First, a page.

DeafTax VITA Pilot
Expressing yourself in your native language is the most effective way to communicate for most people. The same goes for persons who are deaf. Most persons who are deaf consider American Sign Language (ASL) to be their native language. Since ASL is not the same as spoken English, there is better understanding when deaf people use ASL to communicate.
In 2008, National Disability Institute in partnership with the
Internal Revenue Services (IRS) Stakeholder Partnerships, Education and Communication (SPEC),
Schwarz Financial Services designed and implemented a DeafTax Volunteer Income Tax Assistance (VITA) pilot to increase equal access to free tax assistance for deaf taxpayers in five cities.
The pilot connected deaf taxpayers and deaf tax preparers through state-of-the-art videophones, allowing for deaf-to-deaf tax preparation using ASL to communicate. Deaf tax filers made appointments at their local participating host organizations and connected via secure videophone, scanner and computer to a tax preparer in a remote location.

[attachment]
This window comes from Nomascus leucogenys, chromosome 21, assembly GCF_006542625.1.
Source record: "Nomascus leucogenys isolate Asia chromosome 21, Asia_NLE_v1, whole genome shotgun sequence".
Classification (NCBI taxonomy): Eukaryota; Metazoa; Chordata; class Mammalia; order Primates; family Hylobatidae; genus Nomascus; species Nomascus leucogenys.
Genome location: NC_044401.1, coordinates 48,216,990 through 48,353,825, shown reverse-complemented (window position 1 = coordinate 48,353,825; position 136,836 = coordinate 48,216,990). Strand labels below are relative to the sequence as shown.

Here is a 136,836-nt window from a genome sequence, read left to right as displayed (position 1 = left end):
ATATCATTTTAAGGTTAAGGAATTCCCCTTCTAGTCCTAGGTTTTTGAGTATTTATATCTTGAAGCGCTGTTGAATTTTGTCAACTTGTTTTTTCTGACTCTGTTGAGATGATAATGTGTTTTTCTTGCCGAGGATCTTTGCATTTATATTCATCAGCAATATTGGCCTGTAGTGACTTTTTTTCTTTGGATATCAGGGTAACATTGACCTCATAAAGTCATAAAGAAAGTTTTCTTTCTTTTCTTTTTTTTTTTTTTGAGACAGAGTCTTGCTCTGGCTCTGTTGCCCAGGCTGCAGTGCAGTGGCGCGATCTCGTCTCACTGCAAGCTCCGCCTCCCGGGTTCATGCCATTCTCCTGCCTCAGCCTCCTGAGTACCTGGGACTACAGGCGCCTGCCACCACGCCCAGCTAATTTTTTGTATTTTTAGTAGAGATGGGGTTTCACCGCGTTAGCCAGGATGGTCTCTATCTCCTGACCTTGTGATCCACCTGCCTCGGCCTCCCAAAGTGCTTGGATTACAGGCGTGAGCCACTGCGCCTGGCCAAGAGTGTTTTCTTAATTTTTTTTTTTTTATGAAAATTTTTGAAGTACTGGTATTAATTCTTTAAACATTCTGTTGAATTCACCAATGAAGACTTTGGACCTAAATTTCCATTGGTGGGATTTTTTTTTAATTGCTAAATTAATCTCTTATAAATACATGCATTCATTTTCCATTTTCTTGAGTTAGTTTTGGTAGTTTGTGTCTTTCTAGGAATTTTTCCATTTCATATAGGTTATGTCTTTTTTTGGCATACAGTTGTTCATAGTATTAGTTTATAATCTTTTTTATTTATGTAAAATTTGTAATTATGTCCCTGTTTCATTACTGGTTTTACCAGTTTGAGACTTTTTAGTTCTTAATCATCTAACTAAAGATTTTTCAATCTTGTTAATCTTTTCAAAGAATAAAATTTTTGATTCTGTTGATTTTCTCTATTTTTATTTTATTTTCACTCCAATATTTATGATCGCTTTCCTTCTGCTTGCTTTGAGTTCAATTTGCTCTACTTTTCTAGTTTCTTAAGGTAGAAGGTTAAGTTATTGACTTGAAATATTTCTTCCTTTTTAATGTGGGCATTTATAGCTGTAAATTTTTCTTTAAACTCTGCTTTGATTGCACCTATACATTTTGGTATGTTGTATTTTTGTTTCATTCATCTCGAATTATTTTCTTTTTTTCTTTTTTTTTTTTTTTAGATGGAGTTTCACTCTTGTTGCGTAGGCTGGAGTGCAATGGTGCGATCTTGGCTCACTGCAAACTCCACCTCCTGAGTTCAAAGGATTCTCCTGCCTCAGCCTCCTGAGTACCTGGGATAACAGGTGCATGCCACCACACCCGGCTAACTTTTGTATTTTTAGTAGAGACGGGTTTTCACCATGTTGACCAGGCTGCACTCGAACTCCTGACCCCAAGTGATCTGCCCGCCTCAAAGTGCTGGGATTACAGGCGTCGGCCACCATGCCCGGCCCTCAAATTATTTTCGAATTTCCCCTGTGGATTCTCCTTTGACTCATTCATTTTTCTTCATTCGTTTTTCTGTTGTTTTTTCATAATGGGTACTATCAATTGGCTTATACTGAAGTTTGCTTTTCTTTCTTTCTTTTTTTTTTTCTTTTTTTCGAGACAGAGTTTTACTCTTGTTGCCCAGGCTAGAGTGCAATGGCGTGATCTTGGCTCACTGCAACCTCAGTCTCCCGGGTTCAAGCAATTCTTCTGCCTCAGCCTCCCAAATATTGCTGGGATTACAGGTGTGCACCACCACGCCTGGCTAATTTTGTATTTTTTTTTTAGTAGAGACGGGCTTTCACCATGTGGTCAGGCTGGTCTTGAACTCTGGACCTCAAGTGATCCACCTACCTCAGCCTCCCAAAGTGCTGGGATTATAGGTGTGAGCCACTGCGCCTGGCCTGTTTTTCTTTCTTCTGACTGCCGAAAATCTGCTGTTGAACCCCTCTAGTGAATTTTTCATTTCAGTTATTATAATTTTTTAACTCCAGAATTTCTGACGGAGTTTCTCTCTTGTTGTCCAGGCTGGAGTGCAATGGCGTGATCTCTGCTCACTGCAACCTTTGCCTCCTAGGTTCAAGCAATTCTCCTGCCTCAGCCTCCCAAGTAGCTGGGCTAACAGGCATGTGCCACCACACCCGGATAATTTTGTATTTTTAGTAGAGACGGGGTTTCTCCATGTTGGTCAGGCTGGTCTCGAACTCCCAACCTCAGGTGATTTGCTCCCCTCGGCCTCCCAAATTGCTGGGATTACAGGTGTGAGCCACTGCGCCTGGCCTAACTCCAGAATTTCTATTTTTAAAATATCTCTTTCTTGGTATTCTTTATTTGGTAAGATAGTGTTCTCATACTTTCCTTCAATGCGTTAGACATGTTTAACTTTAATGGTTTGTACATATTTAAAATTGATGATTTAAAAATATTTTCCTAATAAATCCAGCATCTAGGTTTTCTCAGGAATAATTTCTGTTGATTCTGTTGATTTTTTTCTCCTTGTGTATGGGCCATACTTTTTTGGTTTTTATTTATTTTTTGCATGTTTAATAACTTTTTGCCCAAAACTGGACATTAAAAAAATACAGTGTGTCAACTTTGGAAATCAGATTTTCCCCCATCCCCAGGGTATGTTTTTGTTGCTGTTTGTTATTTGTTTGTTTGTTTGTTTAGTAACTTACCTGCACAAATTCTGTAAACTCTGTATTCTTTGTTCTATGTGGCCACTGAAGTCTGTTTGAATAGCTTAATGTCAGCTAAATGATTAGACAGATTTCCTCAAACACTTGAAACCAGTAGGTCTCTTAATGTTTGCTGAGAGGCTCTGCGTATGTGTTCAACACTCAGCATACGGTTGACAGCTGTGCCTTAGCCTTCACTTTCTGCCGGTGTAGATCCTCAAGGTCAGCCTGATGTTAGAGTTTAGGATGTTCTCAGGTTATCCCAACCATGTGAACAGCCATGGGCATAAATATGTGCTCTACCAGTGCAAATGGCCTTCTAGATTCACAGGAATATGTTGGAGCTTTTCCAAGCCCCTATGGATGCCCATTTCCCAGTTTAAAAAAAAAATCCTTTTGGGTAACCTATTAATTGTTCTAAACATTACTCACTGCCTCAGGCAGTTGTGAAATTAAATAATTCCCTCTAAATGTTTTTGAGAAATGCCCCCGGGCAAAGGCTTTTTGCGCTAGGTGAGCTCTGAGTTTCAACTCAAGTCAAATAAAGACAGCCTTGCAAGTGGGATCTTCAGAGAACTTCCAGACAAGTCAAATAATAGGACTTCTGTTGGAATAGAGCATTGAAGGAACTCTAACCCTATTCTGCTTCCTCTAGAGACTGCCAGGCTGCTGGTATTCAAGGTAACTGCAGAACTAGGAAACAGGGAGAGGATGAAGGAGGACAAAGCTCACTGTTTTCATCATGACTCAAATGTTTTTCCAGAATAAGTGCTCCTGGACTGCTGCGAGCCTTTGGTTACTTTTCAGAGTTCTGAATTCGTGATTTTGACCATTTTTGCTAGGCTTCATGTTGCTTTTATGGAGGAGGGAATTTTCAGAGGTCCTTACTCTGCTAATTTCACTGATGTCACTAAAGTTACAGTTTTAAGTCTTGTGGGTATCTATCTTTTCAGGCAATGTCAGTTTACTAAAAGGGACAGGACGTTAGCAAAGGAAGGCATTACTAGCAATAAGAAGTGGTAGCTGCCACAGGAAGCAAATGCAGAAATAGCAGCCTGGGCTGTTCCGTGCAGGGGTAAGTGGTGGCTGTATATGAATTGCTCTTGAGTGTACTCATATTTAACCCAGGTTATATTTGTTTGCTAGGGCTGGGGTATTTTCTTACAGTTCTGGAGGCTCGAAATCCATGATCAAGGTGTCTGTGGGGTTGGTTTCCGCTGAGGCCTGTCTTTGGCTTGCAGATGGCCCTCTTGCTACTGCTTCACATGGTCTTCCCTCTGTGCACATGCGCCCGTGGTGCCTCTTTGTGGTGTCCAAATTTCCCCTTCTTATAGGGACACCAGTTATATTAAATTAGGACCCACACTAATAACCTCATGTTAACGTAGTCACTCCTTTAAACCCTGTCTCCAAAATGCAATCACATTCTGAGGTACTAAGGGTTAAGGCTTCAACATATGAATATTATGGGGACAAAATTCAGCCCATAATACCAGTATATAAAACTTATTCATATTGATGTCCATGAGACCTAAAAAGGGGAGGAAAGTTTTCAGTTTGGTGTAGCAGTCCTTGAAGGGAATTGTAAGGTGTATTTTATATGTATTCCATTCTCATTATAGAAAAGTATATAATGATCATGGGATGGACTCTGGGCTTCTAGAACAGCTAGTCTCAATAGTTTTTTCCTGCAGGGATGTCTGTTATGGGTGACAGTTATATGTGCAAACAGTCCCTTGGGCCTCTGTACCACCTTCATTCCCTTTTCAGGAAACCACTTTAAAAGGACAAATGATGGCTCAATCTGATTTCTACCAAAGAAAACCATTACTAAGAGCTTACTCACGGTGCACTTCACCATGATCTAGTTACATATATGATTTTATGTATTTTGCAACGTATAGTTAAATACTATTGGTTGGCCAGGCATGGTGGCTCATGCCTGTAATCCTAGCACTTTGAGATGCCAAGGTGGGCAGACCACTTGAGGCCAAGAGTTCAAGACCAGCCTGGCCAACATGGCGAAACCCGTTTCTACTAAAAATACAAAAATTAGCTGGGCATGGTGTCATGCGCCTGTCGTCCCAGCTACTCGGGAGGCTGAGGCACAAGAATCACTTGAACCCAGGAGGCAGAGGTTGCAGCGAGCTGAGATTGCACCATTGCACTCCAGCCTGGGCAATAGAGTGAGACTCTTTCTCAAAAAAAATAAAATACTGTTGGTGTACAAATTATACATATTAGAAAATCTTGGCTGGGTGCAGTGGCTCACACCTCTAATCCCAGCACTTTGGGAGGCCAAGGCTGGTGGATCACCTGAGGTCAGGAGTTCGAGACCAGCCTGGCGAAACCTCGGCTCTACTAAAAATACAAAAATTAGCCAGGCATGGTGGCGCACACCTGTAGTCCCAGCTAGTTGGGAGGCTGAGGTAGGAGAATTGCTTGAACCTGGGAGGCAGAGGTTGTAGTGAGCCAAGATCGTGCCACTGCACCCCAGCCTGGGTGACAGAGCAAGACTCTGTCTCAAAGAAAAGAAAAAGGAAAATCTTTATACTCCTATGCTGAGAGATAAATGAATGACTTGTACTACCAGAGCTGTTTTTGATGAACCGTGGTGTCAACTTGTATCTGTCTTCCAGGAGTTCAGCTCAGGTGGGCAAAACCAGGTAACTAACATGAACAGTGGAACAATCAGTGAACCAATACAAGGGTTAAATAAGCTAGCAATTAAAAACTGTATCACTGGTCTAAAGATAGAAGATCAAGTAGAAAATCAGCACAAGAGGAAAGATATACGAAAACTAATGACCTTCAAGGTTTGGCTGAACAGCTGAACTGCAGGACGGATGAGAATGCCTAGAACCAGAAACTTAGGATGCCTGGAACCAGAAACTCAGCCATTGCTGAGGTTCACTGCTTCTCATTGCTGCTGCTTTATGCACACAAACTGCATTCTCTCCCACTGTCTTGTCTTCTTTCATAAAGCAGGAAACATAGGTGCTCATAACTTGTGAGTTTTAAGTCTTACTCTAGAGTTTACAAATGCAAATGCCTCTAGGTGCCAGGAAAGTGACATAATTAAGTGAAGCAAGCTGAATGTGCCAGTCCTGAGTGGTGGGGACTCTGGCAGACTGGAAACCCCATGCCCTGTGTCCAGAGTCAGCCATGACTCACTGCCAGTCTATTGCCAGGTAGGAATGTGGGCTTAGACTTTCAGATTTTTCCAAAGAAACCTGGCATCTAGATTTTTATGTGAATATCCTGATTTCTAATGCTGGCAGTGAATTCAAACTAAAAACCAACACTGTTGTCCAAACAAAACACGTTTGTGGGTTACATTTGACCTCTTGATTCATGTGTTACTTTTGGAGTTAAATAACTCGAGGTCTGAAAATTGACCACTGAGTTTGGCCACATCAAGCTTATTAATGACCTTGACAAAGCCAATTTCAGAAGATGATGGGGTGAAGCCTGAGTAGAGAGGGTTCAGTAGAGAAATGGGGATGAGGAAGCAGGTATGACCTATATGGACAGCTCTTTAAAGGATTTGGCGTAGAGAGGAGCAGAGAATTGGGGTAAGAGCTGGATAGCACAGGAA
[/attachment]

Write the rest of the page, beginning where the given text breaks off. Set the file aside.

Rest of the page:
The 2011 tax season marked the third year deaf taxpayers could use this pilot program to file, yielding a 22 percent increase in the number of returns prepared. Eleven cities participated including Honolulu and New York City. Approximately 271 deaf taxpayers with an adjusted gross income of $19,506 used the service, resulting in $416,039 in tax refunds, with $139,804 in earned income tax credit (EITC).
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